Young phenoms may steal show at NHL camps once they’re back from World Cup
The 2016 draft produced a bumper crop of young talent, and now it’s time to see if they are ready to make the jump straight into the National Hockey League.
Rookie camps are over and the main training camps for the league’s 30 clubs open on Thursday, although many will start without players and coaches participating in the World Cup of Hockey in Toronto.
The last possible game at the tournament is Oct. 1, so participants from the two finalist teams may miss several workouts and some pre-season games. Assistant coaches will be in charge for the start of many camps.
When all returns to normal, tough choices will be made both on youngsters and on the many as-yet unsigned veterans attending camps on player — deals.
The draft gave up more than a handful of rookies with a chance to make the NHL on their first try.
First overall pick Auston Matthews, who played pro hockey last season in Switzerland and is now on Team North America at the World Cup, is pretty much a lock to stick with the Toronto Maple Leafs.
Winnipeg’s second overall pick Patrick Laine, Edmonton’s fourth overall Jesse Puljujarvi and Vancouver’s fifth overall Olli Juolevi are all skating for Finland at the World Cup before joining their first NHL camps.
Calgary’s sixth-overall choice Matthew Tkachuk and Montreal’s ninth-overall Mikhail Sergachev both have a chance to make their teams, although Ottawa’s 11th overall Logan Brown is considered more of a long shot.
All seven Canadian teams missed the playoffs last season, so changes are expected for each club. Here’s a look at the Canadian teams heading into camp:
Vancouver Canucks: Jordan Subban, the younger, smaller brother of Nasville defenceman P.K., will be gunning for an NHL job. Juolevi, who some feel needs to add some weight and muscle, will be hard-pressed to avoid a return to junior hockey. Mostly, the Canucks will be looking at how best to integrate former Florida Panther Erik Gudbranson and former KHL rearguard Philip Larsen on defence. Another question is whether Nikita Tryamkin is ready to be a full-time NHLer. A bonus is that newly acquired winger Loui Eriksson is already getting used to skating with fellow Swedes Henrk and Daniel Sedin at the World Cup on what should be the Canucks’ top line. New winger Anton Rodin, a 2009 second rounder, wants to find a spot, possibly with Brandon Sutter, who returns after losing most of last season to injury. And right winger Jake Virtanan needs to show he deserves to stay with the big team.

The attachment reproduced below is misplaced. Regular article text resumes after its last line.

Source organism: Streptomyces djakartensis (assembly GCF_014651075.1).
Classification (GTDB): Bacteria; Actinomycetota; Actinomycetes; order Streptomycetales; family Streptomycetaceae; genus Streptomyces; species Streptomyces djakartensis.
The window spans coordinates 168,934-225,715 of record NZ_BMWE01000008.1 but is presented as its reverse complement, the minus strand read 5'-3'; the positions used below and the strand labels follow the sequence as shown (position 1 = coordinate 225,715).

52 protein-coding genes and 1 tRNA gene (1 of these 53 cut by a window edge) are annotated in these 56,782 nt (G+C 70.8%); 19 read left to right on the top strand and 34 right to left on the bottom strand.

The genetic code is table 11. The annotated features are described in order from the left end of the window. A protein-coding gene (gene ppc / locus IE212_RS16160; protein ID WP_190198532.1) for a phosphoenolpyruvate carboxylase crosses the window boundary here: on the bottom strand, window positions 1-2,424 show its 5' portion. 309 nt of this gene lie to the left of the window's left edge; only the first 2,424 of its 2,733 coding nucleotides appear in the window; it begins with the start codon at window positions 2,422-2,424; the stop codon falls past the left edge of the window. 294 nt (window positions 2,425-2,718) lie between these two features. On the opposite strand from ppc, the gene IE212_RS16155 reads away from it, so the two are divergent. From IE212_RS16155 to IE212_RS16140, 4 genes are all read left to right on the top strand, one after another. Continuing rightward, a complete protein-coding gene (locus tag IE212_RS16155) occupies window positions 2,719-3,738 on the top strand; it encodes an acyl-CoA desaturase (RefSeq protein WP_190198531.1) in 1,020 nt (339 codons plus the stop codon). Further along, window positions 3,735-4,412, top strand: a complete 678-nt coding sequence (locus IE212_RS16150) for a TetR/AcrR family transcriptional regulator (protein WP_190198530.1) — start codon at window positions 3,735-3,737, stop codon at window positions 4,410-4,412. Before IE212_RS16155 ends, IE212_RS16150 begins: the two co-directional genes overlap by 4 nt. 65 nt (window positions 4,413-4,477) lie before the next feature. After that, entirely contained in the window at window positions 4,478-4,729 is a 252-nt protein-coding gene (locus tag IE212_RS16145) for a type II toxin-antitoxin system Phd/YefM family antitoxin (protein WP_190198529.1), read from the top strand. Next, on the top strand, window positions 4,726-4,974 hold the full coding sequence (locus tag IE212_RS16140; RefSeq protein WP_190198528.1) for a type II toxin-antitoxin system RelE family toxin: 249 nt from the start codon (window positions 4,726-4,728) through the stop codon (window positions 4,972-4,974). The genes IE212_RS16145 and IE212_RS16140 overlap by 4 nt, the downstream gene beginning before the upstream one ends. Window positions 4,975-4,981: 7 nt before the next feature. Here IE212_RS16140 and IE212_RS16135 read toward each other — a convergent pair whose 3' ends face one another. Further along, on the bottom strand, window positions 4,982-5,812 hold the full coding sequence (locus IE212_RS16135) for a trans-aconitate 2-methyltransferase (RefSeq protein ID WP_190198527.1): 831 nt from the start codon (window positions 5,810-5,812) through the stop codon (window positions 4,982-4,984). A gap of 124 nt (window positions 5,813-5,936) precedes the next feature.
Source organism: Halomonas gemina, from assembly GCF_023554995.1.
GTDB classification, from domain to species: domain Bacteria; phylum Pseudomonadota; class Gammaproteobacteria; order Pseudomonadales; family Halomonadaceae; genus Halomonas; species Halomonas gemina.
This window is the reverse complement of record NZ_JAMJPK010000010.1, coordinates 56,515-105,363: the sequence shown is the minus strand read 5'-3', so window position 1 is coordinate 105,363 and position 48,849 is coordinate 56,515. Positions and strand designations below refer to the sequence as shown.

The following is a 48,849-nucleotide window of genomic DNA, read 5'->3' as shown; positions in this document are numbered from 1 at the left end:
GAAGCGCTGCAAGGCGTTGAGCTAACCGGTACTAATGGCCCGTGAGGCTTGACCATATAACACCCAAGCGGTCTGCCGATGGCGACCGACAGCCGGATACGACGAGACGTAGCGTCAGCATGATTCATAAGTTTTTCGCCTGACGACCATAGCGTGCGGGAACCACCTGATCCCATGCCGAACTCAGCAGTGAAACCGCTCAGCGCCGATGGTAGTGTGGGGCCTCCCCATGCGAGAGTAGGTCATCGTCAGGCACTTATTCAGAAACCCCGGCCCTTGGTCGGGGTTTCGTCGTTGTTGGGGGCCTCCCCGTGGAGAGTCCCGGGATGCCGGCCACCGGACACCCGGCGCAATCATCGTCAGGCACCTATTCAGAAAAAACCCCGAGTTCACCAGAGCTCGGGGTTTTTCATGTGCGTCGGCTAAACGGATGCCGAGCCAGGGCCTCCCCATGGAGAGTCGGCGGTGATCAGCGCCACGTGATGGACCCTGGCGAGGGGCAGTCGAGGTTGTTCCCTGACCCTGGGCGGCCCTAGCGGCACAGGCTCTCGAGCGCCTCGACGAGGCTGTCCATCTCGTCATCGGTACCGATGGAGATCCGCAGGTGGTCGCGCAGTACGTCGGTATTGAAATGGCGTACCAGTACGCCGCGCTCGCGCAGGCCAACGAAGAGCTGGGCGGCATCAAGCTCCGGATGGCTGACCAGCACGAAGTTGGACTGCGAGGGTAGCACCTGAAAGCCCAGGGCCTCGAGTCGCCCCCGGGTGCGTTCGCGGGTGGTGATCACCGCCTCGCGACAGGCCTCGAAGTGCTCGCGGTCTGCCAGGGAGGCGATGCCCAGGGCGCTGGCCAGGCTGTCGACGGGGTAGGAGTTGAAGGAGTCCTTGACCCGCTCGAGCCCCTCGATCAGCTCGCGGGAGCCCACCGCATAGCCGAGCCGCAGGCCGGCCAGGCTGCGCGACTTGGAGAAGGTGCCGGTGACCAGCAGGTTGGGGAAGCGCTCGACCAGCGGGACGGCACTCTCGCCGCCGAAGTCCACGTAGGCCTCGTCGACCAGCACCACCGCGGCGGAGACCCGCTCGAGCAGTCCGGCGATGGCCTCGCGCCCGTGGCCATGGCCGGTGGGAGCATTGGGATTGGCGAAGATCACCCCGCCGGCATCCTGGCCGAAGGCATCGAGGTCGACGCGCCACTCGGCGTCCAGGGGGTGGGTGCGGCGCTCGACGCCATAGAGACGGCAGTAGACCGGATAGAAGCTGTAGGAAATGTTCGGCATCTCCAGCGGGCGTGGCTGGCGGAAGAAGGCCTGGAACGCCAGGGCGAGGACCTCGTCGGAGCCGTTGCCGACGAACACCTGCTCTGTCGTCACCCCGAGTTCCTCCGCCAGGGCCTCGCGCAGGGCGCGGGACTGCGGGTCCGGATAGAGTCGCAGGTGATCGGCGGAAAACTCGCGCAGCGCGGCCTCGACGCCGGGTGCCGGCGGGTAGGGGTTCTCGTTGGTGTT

Edmonton Oilers: The fun for North America coach Todd McLellan will start when he returns to sort out the pack of young talent that was assembled over the last five years, with Puljujarvi added to a group that includes Connor McDavid, Ryan Nugent-Hopkins, Leon Draisaitl, Jordan Eberle, Nail Yakupov and Darnell Nurse. But not Taylor Hall, who was shipped to New Jersey for much-needed defence help in Adam Larson. The hulking Milan Lucic, signed from Los Angeles, should slot in beside probable captain McDavid on the top line. They’ll need to find a defence partner for Larson, which could be Oscar Klefbom, who is back from an ankle injury, or Andrej Sekera. Former Senator Eric Gryba is in camp on a tryout. Added to the excitement is the move to the new Rogers Place arena.